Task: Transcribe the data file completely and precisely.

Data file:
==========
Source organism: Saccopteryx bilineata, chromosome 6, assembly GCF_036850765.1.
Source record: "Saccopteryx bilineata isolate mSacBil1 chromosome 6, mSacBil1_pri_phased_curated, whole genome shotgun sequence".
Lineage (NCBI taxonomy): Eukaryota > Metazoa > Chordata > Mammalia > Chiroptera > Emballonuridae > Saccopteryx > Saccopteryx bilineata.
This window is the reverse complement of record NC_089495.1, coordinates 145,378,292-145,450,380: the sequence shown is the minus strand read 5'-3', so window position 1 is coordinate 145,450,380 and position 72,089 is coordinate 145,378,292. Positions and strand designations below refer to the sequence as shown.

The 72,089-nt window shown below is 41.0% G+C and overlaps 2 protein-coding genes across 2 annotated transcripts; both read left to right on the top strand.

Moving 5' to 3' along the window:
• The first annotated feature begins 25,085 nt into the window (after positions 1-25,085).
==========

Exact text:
Source organism: Saccopteryx bilineata, chromosome 6, assembly GCF_036850765.1.
Source record: "Saccopteryx bilineata isolate mSacBil1 chromosome 6, mSacBil1_pri_phased_curated, whole genome shotgun sequence".
Lineage (NCBI taxonomy): Eukaryota > Metazoa > Chordata > Mammalia > Chiroptera > Emballonuridae > Saccopteryx > Saccopteryx bilineata.
This window is the reverse complement of record NC_089495.1, coordinates 145,378,292-145,450,380: the sequence shown is the minus strand read 5'-3', so window position 1 is coordinate 145,450,380 and position 72,089 is coordinate 145,378,292. Positions and strand designations below refer to the sequence as shown.

The 72,089-nt window shown below is 41.0% G+C and overlaps 2 protein-coding genes across 2 annotated transcripts; both read left to right on the top strand.

Moving 5' to 3' along the window:
• The first annotated feature begins 25,085 nt into the window (after positions 1-25,085).